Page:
Student guest post: Fatalities in news gathering

Students in JOMC 457, Advanced Editing, are writing guest posts for this blog this semester. This is the fifth of those posts. Francesca Crutchfield is senior from Burlington, N.C., majoring in journalism with a reporting focus.

With the recent deaths of two well-known Western journalists in Syria, the question of journalism and its consequences comes to mind. War correspondents have been sent into dangerous zones to report for years, but when does one draw the line between investigative reporting and a death wish?

And then there are the ethical and how-to-edit questions: Should a publication publish details of a journalist’s death, or should the story of the dangerous conditions they were surrounded by be enough of a story itself? Should the information be published at all?

The world is a scary place, especially with all the uprisings in the Middle East. I don’t think I would have the courage and audacity to go against foreign governments and militia in order to report and write a story. However, one can certainly applaud the efforts of those literally risking their lives to find the facts.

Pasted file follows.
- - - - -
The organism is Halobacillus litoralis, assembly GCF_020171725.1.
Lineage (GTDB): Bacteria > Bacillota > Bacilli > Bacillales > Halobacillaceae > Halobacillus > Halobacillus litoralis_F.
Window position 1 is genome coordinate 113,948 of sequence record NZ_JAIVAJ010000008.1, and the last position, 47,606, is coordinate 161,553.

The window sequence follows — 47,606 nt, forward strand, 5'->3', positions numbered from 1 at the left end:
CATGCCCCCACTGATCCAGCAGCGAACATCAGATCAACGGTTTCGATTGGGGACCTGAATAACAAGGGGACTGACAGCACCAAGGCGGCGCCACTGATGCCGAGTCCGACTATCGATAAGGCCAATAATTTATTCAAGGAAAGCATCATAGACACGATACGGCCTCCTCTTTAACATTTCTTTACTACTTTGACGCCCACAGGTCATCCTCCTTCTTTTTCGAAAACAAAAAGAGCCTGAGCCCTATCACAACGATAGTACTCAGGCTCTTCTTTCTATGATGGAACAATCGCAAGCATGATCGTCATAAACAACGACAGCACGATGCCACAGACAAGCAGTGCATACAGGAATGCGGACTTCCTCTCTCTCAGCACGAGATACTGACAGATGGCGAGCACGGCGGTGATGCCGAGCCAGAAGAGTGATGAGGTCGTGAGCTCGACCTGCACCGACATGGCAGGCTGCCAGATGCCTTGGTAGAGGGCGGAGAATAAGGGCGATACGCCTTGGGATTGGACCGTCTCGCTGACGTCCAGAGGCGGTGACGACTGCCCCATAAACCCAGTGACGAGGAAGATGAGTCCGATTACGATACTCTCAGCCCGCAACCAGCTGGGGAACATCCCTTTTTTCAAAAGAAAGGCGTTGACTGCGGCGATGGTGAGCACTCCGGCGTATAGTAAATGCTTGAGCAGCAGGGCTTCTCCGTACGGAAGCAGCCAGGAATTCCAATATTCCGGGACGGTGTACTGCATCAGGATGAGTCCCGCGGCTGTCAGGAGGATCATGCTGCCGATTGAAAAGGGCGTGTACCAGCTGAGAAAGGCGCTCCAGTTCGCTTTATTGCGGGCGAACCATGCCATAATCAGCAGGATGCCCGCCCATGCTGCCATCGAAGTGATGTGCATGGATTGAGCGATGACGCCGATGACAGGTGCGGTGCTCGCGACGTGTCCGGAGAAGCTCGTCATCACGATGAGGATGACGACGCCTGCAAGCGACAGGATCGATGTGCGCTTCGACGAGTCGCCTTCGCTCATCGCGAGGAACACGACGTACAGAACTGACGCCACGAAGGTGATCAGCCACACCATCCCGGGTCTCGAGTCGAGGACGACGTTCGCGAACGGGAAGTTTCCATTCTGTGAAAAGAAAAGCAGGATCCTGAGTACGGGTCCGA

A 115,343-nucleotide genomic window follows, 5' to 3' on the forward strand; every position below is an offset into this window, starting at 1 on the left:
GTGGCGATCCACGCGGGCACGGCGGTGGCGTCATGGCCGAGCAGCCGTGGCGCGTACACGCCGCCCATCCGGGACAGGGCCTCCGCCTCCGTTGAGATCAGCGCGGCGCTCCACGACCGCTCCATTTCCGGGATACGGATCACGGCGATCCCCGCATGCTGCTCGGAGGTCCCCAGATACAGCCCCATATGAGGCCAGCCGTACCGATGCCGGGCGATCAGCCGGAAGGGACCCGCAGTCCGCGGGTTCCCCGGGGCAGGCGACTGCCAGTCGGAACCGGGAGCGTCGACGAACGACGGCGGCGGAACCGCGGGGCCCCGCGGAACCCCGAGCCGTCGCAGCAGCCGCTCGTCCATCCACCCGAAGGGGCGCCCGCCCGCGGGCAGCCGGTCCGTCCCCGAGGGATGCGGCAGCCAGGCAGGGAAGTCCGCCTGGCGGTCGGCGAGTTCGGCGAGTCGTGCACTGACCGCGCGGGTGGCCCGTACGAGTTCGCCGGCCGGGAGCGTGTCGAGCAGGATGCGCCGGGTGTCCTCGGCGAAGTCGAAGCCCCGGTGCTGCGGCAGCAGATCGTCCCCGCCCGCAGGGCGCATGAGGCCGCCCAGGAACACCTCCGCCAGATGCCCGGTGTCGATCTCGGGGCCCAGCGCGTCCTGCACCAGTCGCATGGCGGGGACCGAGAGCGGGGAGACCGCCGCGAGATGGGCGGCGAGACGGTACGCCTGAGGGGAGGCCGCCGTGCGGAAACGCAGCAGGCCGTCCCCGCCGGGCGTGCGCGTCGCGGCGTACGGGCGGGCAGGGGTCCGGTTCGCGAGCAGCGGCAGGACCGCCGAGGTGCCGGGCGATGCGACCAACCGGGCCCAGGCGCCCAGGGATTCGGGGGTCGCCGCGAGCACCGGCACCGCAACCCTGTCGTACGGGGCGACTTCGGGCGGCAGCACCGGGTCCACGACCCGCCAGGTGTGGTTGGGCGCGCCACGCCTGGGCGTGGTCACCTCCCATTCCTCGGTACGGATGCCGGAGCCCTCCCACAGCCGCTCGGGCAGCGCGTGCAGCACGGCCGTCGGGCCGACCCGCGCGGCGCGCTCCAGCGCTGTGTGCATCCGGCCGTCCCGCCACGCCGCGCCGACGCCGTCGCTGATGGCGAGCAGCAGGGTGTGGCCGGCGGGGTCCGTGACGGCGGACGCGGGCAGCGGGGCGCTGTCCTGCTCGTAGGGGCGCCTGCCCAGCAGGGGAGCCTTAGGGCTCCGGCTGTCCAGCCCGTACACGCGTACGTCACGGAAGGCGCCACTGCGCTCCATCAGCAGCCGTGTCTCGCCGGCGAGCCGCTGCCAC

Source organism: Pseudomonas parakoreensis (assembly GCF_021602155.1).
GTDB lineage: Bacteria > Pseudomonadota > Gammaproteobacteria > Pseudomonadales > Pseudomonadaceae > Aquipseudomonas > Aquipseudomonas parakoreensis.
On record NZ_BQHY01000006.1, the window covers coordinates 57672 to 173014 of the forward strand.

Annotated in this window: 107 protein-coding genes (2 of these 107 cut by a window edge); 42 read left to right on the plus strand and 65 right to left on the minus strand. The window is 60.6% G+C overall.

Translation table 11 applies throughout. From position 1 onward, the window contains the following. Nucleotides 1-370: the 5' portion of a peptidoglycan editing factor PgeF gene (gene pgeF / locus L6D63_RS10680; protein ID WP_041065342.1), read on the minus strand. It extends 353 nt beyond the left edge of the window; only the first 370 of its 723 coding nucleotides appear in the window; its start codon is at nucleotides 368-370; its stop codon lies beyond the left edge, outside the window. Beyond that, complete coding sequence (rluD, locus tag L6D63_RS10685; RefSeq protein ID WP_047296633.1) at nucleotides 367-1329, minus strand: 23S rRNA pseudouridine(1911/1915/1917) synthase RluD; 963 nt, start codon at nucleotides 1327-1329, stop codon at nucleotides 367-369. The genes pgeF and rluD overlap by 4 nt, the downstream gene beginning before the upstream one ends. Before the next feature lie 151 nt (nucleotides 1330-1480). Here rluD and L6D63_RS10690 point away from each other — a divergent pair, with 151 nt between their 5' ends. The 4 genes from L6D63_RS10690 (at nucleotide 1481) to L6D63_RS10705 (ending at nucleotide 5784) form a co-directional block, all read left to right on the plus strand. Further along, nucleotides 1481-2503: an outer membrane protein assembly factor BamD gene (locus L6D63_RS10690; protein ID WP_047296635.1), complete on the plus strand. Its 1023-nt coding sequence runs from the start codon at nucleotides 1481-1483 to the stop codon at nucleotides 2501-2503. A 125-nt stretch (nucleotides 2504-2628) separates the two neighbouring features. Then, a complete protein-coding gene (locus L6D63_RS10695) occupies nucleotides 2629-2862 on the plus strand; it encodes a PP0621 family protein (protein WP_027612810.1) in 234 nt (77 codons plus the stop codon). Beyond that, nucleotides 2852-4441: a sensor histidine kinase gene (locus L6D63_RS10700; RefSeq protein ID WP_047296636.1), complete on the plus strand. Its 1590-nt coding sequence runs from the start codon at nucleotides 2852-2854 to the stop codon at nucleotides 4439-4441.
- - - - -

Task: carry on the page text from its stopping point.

Perhaps the most memorable war reporting was that of CNN’s John Holliman, Peter Arnett and Bernard Shaw during the Persian Gulf War. Their live broadcast reporting straight from Baghdad was the epitome of bravery; that broadcast was rife with bombings right outside of their hotel window.

While U.S. journalists were not killed during the Gulf War, after the war ended, a lot of changes were made by the Pentagon on just how invasive journalists could be. Sparing the issue of censorship within investigative reporting, it is safe to say that the public greatly benefits from knowing first-hand what is happening on the other side of the world.

But when the safety of journalists becomes front page news instead of the stories they were covering, that scares me. The New York Times article about the deaths of Marie Colvin and Rémi Ochlik shed light on the issues in Syria, while also paying a sort of homage to their deaths. A multimedia package containing video of the protests and bombings in Syria and a link to a YouTube video are also included in the story.

All of these elements help the reader understand the context of the journalists’ deaths, but perhaps the most gripping line of the article is, “A longtime war correspondent, she [Colvin] lost an eye covering the Sri Lankan civil war and wore a distinctive black eye patch.” Colvin had already lost an eye covering a news story, and her most recent news coverage had fatal consequences.